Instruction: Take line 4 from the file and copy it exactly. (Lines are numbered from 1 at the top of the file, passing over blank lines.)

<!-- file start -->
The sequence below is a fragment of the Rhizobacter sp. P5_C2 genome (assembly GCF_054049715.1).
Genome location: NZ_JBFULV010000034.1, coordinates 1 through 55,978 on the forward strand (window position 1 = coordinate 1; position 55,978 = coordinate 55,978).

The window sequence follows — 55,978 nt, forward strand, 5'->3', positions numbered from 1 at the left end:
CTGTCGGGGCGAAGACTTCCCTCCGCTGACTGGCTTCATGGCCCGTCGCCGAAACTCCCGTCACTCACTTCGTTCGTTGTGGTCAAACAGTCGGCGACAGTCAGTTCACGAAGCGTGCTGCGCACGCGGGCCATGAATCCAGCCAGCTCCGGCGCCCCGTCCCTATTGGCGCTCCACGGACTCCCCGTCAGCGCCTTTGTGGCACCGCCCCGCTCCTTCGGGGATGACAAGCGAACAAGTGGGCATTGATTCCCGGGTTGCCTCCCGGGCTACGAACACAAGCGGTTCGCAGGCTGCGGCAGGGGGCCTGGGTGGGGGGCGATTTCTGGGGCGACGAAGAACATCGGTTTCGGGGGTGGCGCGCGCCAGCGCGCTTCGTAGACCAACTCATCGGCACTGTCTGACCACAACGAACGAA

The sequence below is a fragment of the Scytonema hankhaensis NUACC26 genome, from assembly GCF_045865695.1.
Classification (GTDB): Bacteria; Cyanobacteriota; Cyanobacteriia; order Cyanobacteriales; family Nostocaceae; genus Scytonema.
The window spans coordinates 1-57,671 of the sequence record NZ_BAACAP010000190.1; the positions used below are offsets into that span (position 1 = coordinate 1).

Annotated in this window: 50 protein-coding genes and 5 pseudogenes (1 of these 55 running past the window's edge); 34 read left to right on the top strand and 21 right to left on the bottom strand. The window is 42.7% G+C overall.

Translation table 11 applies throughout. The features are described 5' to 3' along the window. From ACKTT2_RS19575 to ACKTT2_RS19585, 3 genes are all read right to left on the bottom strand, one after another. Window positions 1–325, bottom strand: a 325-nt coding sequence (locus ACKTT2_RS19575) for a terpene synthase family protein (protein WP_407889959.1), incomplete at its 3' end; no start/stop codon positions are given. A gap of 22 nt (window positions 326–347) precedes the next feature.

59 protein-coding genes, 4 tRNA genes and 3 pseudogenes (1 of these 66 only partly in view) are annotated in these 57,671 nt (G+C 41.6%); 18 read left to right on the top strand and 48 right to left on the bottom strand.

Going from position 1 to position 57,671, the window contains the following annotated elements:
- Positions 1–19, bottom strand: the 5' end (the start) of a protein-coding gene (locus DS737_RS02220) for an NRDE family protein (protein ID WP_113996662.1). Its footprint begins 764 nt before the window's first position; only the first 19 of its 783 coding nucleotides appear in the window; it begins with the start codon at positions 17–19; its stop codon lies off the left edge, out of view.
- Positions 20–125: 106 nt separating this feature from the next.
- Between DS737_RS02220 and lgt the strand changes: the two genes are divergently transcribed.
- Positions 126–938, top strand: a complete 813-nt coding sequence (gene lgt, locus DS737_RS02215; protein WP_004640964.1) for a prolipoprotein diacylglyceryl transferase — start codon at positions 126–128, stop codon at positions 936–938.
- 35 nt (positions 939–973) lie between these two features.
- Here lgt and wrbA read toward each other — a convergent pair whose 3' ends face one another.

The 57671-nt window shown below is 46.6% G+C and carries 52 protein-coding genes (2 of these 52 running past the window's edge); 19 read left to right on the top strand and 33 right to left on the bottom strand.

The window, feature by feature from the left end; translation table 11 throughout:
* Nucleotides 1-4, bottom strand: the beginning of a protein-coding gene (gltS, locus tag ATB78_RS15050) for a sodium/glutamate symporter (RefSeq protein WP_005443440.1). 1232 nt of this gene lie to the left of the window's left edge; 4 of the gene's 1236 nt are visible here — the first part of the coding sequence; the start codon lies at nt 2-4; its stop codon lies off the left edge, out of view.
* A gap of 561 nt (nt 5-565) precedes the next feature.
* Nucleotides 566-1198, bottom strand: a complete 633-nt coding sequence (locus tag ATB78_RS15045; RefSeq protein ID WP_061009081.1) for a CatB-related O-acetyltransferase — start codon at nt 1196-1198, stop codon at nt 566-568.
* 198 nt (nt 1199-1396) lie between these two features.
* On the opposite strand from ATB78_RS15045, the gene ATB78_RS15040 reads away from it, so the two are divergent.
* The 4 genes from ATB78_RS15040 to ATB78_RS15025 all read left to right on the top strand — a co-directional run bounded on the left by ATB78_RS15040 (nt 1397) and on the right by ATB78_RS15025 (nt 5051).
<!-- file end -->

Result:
CTGTCGGGGCGAAGACTTCCCTCCGCTGACTGGCTTCATGGCCCGTCGCCGAAACTCCCGTCACTCACTTCGTTCGTTGTGGTCAAACAGTCGGCGACAGTCAGTTCACGAAGCGTGCTGCGCACGCGGGCCATGAATCCAGCCAGCTCCGGCGCCCCGTCCCTATTGGCGCTCCACGGACTCCCCGTCAGCGCCTTTGTGGCACCGCCCCGCTCCTTCGGGGATGACAAGCGAACAAGTGGGCATTGATTCCCGGGTTGCCTCCCGGGCTACGAACACAAGCGGTTCGCAGGCTGCGGCAGGGGGCCTGGGTGGGGGGCGATTTCTGGGGCGACGAAGAACATCGGTTTCGGGGGTGGCGCGCGCCAGCGCGCTTCGTAGACCAACTCATCGGCACTGTCTGACCACAACGAACGAA